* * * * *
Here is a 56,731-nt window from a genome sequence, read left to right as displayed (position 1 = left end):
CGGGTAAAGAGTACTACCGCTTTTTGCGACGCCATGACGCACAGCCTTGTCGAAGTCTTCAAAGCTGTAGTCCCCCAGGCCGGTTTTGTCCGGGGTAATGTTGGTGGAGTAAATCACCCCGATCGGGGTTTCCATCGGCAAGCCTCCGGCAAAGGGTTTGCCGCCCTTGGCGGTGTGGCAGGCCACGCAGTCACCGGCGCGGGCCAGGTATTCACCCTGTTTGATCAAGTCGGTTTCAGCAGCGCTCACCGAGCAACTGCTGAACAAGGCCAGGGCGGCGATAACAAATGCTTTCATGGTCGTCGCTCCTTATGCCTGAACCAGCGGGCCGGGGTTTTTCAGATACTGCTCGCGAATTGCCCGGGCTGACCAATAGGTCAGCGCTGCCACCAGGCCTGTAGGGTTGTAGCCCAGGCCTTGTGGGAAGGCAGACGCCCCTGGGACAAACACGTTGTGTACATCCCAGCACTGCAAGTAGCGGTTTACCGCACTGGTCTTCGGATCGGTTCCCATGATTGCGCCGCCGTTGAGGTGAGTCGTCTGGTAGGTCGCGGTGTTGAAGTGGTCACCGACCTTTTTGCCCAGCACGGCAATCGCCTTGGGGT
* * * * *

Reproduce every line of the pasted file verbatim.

Here is a 56,731-nt window from a genome sequence, read left to right as displayed (position 1 = left end):
CGGGTAAAGAGTACTACCGCTTTTTGCGACGCCATGACGCACAGCCTTGTCGAAGTCTTCAAAGCTGTAGTCCCCCAGGCCGGTTTTGTCCGGGGTAATGTTGGTGGAGTAAATCACCCCGATCGGGGTTTCCATCGGCAAGCCTCCGGCAAAGGGTTTGCCGCCCTTGGCGGTGTGGCAGGCCACGCAGTCACCGGCGCGGGCCAGGTATTCACCCTGTTTGATCAAGTCGGTTTCAGCAGCGCTCACCGAGCAACTGCTGAACAAGGCCAGGGCGGCGATAACAAATGCTTTCATGGTCGTCGCTCCTTATGCCTGAACCAGCGGGCCGGGGTTTTTCAGATACTGCTCGCGAATTGCCCGGGCTGACCAATAGGTCAGCGCTGCCACCAGGCCTGTAGGGTTGTAGCCCAGGCCTTGTGGGAAGGCAGACGCCCCTGGGACAAACACGTTGTGTACATCCCAGCACTGCAAGTAGCGGTTTACCGCACTGGTCTTCGGATCGGTTCCCATGATTGCGCCGCCGTTGAGGTGAGTCGTCTGGTAGGTCGCGGTGTTGAAGTGGTCACCGACCTTTTTGCCCAGCACGGCAATCGCCTTGGGGT